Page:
Overall, I'd say no.
Boy, in one sense I certainly disagree with Politifact for saying that President Obama's statement about old health plays onder Obamacare, the "you can keep your old play" comment is the Lie of the Year.
I mean, every time a Ted Cruz or a Gohmert Pyle opens his mouth, the lie of the year could pop out.
On the other hand, if you want to talk about politicians with some degree of credibility outside of wingnuts, and how one lie is a stand-in for a whole series of problems?
In that case, it's hard to argue with Politifact.
In a third sense, Politifact has had its own errors and misjudgments before, like claiming that GOP statements about essentially ending Medicare or Social Security weren't that. Related to that is the regular impression I have that Politifact is often bending over too far in some attempt to prove its "balance."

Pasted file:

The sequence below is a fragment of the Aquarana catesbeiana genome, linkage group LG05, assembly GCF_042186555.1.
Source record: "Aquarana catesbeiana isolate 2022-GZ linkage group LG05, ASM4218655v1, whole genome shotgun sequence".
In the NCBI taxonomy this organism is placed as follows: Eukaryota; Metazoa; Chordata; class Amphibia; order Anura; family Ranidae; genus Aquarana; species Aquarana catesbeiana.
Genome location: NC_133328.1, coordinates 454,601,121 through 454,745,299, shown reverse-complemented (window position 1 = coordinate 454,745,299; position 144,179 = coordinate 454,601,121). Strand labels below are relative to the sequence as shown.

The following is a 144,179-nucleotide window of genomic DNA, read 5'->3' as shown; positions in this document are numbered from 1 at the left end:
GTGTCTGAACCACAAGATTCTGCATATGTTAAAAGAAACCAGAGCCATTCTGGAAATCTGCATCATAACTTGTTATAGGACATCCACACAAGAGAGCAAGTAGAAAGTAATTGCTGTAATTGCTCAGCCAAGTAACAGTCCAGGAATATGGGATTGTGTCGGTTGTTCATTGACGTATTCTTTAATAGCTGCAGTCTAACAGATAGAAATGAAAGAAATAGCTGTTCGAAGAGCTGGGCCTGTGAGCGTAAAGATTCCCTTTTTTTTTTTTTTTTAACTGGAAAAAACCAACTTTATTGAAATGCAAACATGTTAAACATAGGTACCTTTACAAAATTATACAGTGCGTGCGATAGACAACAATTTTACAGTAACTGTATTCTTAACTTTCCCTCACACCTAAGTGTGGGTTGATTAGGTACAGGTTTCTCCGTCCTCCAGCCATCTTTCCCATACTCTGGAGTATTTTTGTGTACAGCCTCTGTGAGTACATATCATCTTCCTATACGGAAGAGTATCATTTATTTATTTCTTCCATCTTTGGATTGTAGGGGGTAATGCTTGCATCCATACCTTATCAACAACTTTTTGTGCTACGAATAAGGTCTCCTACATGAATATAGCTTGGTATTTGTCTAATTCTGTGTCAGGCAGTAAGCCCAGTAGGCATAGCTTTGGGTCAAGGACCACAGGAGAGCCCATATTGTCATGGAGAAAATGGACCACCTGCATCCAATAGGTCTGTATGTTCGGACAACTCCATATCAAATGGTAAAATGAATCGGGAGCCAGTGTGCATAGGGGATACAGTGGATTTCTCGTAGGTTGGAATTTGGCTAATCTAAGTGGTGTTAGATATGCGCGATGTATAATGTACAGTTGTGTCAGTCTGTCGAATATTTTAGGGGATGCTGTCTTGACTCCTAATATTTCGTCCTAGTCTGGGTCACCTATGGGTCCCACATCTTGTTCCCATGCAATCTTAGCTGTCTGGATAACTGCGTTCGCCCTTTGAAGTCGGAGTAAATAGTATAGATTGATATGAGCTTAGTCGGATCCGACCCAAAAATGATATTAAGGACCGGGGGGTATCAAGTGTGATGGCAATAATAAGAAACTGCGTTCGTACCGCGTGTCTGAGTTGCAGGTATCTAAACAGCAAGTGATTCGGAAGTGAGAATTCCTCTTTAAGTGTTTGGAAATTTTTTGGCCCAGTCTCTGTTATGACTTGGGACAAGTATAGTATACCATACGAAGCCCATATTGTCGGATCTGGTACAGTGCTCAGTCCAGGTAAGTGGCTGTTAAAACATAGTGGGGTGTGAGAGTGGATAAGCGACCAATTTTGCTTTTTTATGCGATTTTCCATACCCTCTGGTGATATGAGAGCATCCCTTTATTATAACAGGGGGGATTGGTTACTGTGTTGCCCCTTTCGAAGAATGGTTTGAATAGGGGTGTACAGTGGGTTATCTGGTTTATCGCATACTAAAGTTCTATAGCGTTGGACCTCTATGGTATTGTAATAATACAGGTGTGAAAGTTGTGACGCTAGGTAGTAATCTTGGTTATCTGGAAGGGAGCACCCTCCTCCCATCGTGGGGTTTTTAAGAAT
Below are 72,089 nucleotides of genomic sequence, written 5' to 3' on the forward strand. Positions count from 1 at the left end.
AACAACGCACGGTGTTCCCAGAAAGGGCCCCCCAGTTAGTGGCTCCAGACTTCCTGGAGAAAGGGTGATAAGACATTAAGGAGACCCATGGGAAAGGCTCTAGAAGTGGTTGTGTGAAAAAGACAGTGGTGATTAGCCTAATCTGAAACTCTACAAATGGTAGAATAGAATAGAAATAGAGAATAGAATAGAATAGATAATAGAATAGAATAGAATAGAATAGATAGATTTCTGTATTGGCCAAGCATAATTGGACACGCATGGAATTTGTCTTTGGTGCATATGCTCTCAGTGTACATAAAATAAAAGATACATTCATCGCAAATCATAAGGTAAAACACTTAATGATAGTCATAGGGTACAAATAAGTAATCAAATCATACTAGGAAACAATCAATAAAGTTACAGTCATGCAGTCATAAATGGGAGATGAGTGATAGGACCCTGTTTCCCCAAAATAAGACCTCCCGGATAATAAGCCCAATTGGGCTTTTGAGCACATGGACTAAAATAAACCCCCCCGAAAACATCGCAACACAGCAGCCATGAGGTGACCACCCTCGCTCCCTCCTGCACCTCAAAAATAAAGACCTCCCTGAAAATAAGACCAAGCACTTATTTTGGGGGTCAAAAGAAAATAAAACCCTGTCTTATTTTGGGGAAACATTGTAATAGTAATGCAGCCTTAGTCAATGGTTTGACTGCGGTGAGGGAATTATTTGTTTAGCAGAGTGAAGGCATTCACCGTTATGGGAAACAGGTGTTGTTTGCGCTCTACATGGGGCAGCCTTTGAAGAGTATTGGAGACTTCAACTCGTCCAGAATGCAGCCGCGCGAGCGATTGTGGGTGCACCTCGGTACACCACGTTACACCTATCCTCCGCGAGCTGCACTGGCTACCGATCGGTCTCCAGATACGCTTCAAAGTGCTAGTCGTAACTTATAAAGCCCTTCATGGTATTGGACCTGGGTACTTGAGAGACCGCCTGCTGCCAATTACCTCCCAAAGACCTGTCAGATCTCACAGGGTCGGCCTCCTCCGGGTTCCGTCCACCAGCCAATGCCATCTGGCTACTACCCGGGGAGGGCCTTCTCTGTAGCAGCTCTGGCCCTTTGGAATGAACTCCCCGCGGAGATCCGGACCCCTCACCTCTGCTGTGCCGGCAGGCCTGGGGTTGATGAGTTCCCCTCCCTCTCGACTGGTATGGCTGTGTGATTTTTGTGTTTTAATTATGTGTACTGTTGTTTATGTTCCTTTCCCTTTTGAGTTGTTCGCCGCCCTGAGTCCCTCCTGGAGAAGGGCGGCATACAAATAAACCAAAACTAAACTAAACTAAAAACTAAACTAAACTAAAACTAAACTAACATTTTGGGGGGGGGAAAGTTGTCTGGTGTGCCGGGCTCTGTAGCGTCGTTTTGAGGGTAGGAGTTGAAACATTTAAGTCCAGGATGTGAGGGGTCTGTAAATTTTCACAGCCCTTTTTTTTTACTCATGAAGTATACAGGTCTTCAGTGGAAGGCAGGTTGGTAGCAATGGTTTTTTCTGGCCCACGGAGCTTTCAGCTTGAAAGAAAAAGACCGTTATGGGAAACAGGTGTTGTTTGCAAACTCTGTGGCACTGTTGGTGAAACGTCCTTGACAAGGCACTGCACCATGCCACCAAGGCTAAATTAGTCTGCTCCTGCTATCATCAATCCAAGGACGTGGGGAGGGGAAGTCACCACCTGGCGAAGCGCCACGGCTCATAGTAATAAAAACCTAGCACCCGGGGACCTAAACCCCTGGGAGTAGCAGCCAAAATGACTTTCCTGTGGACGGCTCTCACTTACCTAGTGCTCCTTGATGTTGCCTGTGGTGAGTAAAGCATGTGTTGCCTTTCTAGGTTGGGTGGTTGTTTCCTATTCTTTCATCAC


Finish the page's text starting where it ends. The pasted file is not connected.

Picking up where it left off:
And, hence, an illustration of some of what's wrong with national mainstream media.
On the fourth hand, getting back in part to the second hand, the one comment serves as a stand-in for a whole
On the fifth hand, Director of National Intelligence James Clapper's blatant domestic spying lie to Congress should have been the Lie of the Year.
I don't care that he's not an elected politician. It was blatant for other reasons.
There was a time, after the Watergate dust settled, that executive branch officials didn't tell bald-faced lies to Congress. They shaded things, perhaps, but they didn't tell outright lies.
Second, the fact that he did it on Obama's biggest black eye, spying on Americans, makes it worse.
Third, the fact that he did it with premeditation makes it worse.
Fourth, the fact that Congress has so far not referred him for charges of perjury or similar makes clear that Congress is a lapdog.